Yes, a landlord has the right to screen potential renters, but when that renter makes more than enough for a rental, and has excellent references, there’s no reason to discriminate. Demanding copies of my bank statements for two years, my income tax returns, my proof of income, a criminal record check, my separation agreement, and other outrageous requests cost me a great deal of time and resources to assemble for each application, each requiring more paperwork than the last. While asking for more than simple proof of income is illegal, if you want the house, you are going to have to provide anything and everything that landlords ask for (one even asked for my resumé and letters of reference from my previous employers!).
If you’re a single Mom having a hard time finding a rental, here are some tips that worked for me:
-use a real estate agent to help you find a house. Landlords are often easier to deal with through a realtor because realtors will make sure they follow the letter of the law in terms of what documents they ask for, and in terms of advocacy. If you have a realtor that you have a good relationship with, and have done business with before, this can also help, as they often have clients trying to rent out properties as well, and if they don’t, they often have connections.
-try houses that are using realtors or rental agencies to rent through, so you don’t have to deal directly with the landlord; often it’s just better not to know the landlord, and let their agents handle the rental, as they also know the laws.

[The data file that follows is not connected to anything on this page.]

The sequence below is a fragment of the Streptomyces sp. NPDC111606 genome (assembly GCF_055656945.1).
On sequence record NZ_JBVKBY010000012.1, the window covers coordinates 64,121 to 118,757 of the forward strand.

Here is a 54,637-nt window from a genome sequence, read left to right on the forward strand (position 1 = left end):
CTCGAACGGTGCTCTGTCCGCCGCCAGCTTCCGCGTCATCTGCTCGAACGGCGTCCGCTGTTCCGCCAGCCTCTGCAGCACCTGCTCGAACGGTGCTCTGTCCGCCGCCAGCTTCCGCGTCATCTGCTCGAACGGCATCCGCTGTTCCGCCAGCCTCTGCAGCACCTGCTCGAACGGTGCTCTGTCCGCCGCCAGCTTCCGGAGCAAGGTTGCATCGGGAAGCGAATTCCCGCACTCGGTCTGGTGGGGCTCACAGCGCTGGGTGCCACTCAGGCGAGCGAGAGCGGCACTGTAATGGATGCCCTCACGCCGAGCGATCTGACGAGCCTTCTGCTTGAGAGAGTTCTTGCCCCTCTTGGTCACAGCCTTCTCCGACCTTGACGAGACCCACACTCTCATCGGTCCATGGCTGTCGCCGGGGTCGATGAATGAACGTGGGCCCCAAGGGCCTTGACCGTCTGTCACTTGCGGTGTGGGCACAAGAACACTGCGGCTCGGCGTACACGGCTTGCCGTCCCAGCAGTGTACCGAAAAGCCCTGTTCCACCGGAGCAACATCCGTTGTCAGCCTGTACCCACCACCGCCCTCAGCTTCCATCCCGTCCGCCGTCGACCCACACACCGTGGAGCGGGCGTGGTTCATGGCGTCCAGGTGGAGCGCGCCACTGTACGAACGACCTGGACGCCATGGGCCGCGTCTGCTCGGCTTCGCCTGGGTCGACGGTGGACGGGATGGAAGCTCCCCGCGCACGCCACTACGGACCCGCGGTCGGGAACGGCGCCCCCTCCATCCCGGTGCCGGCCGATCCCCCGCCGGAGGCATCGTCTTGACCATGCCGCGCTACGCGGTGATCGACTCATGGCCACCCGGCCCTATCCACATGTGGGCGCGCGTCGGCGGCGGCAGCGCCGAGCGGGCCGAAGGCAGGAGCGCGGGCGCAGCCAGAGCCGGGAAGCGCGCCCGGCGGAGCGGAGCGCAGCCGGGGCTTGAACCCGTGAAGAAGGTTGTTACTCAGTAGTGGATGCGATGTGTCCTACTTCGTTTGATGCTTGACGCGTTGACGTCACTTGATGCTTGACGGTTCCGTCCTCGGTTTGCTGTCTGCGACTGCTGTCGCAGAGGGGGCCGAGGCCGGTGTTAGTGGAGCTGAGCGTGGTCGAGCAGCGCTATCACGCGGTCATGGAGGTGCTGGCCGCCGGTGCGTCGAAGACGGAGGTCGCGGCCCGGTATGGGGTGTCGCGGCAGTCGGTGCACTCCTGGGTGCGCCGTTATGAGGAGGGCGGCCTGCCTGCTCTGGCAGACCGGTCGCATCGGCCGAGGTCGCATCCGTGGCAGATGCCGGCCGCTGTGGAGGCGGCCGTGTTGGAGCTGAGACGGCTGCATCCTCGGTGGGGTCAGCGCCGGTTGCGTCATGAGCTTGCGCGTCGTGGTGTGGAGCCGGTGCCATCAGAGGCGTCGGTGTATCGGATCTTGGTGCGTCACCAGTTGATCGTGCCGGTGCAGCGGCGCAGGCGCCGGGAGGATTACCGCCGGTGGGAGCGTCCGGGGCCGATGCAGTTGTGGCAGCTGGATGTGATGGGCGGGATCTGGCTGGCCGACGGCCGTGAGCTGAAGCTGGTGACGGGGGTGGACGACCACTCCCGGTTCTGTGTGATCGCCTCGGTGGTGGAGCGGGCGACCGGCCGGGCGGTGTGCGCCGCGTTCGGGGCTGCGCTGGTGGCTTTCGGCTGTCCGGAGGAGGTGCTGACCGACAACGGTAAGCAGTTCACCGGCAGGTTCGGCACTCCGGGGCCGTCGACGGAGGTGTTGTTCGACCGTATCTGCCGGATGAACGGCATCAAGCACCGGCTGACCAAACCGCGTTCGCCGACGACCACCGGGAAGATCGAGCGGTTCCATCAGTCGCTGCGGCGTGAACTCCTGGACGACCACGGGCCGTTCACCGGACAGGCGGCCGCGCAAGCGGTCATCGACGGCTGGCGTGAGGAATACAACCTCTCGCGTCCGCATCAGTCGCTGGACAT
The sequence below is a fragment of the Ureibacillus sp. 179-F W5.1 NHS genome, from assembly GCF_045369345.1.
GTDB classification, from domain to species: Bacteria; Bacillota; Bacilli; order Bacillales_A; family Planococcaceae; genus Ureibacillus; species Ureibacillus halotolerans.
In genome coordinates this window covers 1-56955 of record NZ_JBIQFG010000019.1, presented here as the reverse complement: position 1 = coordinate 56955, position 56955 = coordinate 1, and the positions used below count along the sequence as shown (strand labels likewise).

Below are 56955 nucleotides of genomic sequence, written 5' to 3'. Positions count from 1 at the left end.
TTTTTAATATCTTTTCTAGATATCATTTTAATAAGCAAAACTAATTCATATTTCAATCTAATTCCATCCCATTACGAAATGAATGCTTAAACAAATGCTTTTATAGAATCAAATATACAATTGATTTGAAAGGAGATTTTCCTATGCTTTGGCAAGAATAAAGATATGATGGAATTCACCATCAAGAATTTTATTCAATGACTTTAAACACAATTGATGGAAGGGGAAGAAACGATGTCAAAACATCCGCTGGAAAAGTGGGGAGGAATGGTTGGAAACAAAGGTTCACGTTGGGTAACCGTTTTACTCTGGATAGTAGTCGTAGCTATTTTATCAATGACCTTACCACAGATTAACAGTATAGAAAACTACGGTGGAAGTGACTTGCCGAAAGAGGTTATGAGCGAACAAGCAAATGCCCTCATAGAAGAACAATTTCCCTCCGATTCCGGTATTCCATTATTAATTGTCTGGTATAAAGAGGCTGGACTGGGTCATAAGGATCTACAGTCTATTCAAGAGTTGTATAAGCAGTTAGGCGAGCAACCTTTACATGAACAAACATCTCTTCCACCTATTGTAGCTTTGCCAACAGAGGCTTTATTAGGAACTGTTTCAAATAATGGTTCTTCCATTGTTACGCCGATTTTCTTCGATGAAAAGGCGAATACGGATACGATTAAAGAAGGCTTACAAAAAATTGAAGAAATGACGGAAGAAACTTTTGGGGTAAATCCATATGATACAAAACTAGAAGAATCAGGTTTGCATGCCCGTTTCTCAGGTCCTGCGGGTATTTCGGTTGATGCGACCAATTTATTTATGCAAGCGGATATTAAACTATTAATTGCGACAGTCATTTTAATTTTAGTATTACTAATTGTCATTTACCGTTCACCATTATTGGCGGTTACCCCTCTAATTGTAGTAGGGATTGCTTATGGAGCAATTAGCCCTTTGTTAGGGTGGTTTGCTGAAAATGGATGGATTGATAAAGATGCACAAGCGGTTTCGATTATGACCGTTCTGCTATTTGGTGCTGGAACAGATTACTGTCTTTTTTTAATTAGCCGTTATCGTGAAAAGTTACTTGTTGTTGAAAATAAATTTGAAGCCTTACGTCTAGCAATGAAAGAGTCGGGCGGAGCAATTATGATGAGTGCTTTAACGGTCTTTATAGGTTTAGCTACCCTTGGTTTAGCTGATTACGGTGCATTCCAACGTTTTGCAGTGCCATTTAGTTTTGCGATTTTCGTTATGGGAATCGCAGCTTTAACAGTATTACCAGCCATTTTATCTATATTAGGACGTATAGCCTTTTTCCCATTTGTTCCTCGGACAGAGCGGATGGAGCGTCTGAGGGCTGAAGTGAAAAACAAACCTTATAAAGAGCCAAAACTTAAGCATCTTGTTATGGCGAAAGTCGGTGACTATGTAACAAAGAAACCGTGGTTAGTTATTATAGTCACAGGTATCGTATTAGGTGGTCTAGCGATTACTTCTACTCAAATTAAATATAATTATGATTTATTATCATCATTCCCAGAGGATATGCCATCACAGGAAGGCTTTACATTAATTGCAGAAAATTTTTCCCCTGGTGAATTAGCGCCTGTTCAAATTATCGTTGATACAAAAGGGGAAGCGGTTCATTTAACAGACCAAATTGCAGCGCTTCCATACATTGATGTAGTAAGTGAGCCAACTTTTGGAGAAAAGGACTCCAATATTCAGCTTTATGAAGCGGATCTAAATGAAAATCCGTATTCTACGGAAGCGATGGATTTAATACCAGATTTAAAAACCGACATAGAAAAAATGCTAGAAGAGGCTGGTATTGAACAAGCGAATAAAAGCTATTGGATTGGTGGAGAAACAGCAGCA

-avoid anyone who is listing rules that are illegal, such as ‘no pets,’ ‘damage deposit required’ (this is illegal), criminal record check required, and those asking for bank statements when you’ve already provided proof of income, and anyone asking for other supporting documents (such as a resumé). Chances are you won’t get the rental, and if you do, and you move in, you’re likely to have problems with your landlord. If they’re willing to break the law to rent their property, how can you trust them? If there is an issue after you move in, many landlords who demand these items are very picky, and they will be just as picky with the house, and how you treat it while you’re living there; for example, if you get a pet after you move into a ‘no pets’ house, you may find yourself being evicted because ‘one of their children is moving in.’